A level playing field would be one where anybody could apply for a license to sell beer, and do it. A brewery can pick and choose who they sell to, as a retailer can choose who they do business with. Nobody would need to guarantee a percentage of shelf space, because the market would control what products were successful and got shelf space.

This isn’t a level playing field, it’s just a bunch of new rules to try to counter how horrible we’ve allowed our playing field to get. Yes, it will be more convenient for people who shop at one of the 450 stores that have a license. But the agreement still favours The Beer Store heavily (for instance, grocers are limited in the volume they can sell. They can exceed the limit, but then have to pay a fine to the LCBO who distribute it to, you guessed it, the breweries who own The Beer Store to offset their lost sales. Seriously).

September 23, 2015

In debt to the bank? Underwater on your mortgage? You might want to check the document carefully…

Filed under: Bureaucracy, Business, Law, USA — Tags: , , , , — Nicholas @ 04:00

At The Intercept, David Dayen says that there are a lot of sketchy documents that banks are hoping will stand up in court, but they might well be wrong:

A Seattle housing activist on Wednesday uploaded an explosive land-record audit that the local City Council had been sitting on, revealing its far-reaching conclusion: that all assignments of mortgages the auditors studied are void.

That makes any foreclosures in the city based on these documents illegal and unenforceable, and makes the King County recording offices where the documents are located a massive crime scene.

The problems stem from the Mortgage Electronic Registration Systems (MERS), an entity banks created so they could transfer mortgages privately, saving them billions of dollars in transfer fees to public recording offices. In Washington state, MERS’ practices were found illegal by the State Supreme Court in 2012. But MERS continued those practices with only cosmetic changes, the audit found.

That finding has national implications. Every state has its own mortgage laws, and some of the audit’s conclusions may not necessarily apply elsewhere. But it shows how MERS reacted to being caught defrauding the public by trying to sneak through foreclosures anyway. Combined with evidence in other parts of the country, like the failure to register out-of-state business trusts in Montana, it suggests that the mortgage industry has been inattentive to and dismissive of state foreclosure laws.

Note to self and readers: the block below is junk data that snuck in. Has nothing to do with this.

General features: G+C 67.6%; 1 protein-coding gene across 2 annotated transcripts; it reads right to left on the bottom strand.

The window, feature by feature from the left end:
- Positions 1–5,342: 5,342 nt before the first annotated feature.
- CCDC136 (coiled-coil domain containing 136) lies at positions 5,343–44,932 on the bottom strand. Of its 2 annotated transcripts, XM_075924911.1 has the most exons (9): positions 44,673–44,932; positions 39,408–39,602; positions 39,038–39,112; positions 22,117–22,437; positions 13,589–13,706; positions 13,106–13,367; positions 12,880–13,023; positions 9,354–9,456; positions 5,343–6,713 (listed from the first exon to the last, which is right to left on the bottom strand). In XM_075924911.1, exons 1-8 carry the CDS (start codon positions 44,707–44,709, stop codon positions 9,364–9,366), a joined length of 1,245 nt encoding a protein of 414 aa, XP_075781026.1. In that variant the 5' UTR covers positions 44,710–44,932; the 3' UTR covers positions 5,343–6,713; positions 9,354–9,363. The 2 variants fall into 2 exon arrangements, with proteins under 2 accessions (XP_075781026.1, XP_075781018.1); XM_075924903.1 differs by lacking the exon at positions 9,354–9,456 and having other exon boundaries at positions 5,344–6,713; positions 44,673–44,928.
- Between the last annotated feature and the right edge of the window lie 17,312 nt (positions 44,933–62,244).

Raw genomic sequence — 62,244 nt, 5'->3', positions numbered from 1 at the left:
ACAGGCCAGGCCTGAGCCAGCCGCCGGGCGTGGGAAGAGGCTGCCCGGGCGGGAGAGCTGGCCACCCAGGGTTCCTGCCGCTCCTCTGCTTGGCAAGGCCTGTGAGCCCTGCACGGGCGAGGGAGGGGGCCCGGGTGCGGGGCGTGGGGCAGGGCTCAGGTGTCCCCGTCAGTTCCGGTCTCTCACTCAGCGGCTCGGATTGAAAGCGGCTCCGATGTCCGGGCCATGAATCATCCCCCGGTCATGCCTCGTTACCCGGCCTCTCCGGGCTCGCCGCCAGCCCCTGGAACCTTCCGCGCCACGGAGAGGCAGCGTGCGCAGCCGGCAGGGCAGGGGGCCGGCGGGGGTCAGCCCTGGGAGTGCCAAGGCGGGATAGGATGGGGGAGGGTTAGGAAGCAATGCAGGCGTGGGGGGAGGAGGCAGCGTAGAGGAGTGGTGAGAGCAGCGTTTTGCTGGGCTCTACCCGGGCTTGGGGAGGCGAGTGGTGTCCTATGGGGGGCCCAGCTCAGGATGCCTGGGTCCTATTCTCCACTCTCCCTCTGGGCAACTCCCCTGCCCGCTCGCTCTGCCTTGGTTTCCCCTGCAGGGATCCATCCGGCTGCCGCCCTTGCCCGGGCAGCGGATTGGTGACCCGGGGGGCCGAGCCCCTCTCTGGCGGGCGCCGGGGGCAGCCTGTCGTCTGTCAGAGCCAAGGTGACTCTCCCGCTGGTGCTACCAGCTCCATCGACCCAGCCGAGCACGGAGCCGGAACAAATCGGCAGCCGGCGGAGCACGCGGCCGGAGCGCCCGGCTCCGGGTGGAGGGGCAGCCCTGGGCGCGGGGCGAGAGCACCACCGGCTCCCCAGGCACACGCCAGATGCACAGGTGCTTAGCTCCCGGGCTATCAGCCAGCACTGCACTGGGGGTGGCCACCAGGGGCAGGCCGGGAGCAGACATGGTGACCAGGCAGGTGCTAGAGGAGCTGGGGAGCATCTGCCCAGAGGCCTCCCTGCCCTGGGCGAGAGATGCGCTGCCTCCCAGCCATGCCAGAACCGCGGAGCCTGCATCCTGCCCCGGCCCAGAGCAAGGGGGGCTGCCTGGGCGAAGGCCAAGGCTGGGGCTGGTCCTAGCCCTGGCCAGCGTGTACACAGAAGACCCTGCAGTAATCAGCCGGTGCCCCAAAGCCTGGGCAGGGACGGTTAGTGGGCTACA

September 18, 2015

What is killing small US businesses? Compliance costs and regulatory overstretch

Filed under: Bureaucracy, Business, Government, USA — Tags: , , , , — Nicholas @ 04:00

Okay, perhaps the headline is a bit strong, but Warren Meyer explains why even “small” businesses need to be bigger than ever in order to be able to file all the appropriate government forms, rather than concentrating on serving their customers and growing their client base:

Over the last four years or so we have spent all of this capacity on complying with government rules. No capacity has been left over to do other new things. Here are just a few of the things we have been spending time on:

  • Because no insurance company has been willing to write coverage for our employees (older people working seasonally) we were forced to try to shift scores of employees from full-time to part-time work to avoid Obamacare penalties that would have been larger than our annual profits. This took a lot of new processes and retraining and new hiring to make work. And we are still not done, because we have to get down another 30 or so full-time workers for next year.
  • The local minimum wage movement has forced us to rethink our whole labor system to deal with rising minimum wages. Also, since we must go through a time-consuming process to get the government agencies we work with to approve pricing and fee changes, we have had to spend an inordinate amount of time justifying price increases to cover these mandated increases in our labor costs. This will just accelerate in the future, as the President’s contractor minimum wage order is, in some places, forcing us to raise camping prices by an astounding 20%.